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Slackware 13.0 Which distro was forged in the mists of time and still manages to stay relevant today? Nick Veitch and Slackware find their common ground. In brief... Mainstream, no-frills distro. It’s the contemporary of Debian.

Core Software Kernel 2.6.29.6 KDE 4.2.4 Xfce 4.6.1 Firefox 3.5.2 Thunderbird 2.0.0.23 X.org 1.6.3

lackware may be the longestrunning Linux distro – it started the month before Debian back in 1993 – but it’s not the oldest. Early versions were based on SLS, which has a strong claim to the title of ‘original’ Linux distro, and Slackware soon gained a following because of the meticulous way it was constructed. Little has changed in the underlying ethos since then, and the project’s lead developer Patrick Volkerding is still painstakingly making each release at the rate of about one a year. You can tell whether or not Slackware will suit you from the install script. You see, if it asks you questions you can’t answer or you can’t partition a drive from the command line, you’re woefully unprepared to do anything with the distro once you get it installed. This isn’t a case of text-based machismo, though, and the distro doesn’t go out of its way to make things hard for you. It just doesn’t have 25 layers of dumbed-down user interface to mollycoddle you. Once you’ve got the distro running, there’s plenty of new stuff to see in Slackware 13.0. Well, new to Slackware

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“The most radical change is the new package format.” anyway. Just as the other distros are moving to KDE 4.3, Slackware has updated to 4.2.4. The last release came with LDE 3, so this is a huge change, and we’re looking forward to the reaction it will get from the more conservative Slackware users. And if you don’t like KDE 4, you can always switch to Xfce or Fluxbox. Gnome isn’t part of the standard Slackware package tree, but it’s usually packaged by third parties such as Gware (www.gware.org) and the excellent Dropline (www.droplinegnome.org). In addition to the switch to KDE, dealing with X server is now easier thanks to the inclusion of the latest X.org server, which can almost always

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Behold – the future! Well, the last version of the future that was stable. Yup, KDE 4.2.4 is now the default desktop, but other flavours are available.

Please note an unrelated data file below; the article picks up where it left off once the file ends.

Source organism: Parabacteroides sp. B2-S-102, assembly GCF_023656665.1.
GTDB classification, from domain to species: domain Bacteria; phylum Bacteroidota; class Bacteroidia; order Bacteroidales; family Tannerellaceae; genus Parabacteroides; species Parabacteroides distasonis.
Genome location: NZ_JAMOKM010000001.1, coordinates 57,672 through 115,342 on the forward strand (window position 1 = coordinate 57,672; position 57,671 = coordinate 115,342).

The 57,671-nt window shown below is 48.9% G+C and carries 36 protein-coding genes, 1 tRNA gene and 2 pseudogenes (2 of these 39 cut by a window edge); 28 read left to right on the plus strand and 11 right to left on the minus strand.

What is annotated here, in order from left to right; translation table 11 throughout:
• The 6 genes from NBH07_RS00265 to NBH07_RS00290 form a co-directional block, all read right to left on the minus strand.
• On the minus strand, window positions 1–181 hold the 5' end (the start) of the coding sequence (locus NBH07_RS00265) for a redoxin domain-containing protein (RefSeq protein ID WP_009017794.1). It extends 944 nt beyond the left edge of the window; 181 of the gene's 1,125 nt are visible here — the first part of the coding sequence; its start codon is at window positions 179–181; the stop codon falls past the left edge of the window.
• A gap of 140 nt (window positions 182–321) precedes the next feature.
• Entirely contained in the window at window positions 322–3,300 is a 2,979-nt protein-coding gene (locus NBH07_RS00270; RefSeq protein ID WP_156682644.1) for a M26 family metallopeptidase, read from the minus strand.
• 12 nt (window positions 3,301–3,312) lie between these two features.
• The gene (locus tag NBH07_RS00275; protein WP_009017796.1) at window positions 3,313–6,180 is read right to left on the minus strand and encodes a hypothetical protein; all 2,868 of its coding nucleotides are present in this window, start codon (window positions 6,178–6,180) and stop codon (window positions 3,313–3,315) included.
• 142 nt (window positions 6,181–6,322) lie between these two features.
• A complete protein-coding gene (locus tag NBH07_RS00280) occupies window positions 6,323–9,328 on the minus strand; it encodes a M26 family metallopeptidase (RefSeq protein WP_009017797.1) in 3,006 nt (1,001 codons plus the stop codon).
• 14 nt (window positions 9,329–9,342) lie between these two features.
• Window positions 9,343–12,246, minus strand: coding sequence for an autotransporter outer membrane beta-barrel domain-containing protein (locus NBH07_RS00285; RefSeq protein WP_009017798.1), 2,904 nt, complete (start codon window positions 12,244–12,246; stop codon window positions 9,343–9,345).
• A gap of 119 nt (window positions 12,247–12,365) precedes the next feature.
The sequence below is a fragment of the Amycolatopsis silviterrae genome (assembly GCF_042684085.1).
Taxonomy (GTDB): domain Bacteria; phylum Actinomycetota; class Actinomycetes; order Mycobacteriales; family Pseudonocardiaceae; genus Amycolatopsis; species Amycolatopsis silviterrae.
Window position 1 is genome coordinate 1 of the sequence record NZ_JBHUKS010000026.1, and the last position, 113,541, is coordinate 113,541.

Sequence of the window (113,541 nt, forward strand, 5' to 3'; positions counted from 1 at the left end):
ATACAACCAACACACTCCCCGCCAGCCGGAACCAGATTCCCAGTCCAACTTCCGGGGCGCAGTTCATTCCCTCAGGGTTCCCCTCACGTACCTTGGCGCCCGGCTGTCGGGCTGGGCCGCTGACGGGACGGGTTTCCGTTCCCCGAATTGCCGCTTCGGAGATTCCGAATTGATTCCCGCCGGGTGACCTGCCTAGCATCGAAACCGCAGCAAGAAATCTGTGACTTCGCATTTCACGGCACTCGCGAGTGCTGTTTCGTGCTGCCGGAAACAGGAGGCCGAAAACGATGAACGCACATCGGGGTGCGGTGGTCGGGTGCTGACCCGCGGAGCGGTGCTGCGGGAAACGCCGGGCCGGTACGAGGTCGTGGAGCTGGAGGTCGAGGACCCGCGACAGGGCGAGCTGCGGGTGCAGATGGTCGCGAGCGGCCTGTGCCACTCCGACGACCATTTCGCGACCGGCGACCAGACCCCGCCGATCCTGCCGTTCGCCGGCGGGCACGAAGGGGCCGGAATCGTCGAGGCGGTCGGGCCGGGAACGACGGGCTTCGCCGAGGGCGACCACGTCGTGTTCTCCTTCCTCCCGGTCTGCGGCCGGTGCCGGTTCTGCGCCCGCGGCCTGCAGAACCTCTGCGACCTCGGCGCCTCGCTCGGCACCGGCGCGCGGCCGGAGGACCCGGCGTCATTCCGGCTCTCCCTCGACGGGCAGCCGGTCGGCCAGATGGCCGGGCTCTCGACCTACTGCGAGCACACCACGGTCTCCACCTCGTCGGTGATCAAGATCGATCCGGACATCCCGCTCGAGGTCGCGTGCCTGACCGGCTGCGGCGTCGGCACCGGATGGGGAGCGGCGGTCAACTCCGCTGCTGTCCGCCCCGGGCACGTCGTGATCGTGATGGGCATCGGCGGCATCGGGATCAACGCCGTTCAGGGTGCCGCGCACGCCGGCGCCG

conjure up a config file for itself on the fly when it runs. Be warned that getting it to work with proprietary drivers can require a certain amount of computing voodoo, though.

Not slacking off The most radical change, however, is the new package format. For the last 16 years, Slackware has relied on tarballs as its chief method of distribution. Tarballs still work, but the slackware distro will now be based on packages with the TXZ extension. In essence, these are the same beast by a different name – it’s just that the packaging tools now support different compression methods, including the new default, LZMA (as used by the open source 7-Zip archiver). The reason behind the change is simple – space. LZMA files are about 5% smaller than their zip counterparts, which means even more can be squeezed on a DVD (but there’s still no room for OpenOffice.org). In everyday use, Slackware is pleasing for those who know how to configure it, but it isn’t suitable for newbies. In some ways, it may seem like Slackware requires you to be anything but slack, but there’s a point behind this. It’s arguably the most ‘Unix-y’

version of Linux and tries to stick to all the best conventions. Think about it – how many times have you hand-crafted a config file or an fstab only to have it mangled by the likes of Yast because the OS thinks it knows better than you? That’s not going to happen with Slackware. Configuring systems with Vim rather than a GUI app may not be fast, but it is more transparent and obvious in the long run. Slackware enjoys plenty of desktop and server fans, and this release gives us no reason to think that popularity won’t endure until Slackware 14.0. LXF

Verdict Slackware 13.0 Developer: Patrick J Volkerding Web: www.slackware.org Price: Free under GPL

Features Performance Ease of use Documentation

6/10 9/10 5/10 7/10

Stable, secure and simple. If you have the time and skill to set it up properly, you’ll love this.

Rating 7/10

www.linuxformat.com

21/9/09 4:45:10 pm


http://www.linuxformat.co.uk/includes/download.php?PDF=LXF125.rev_slackware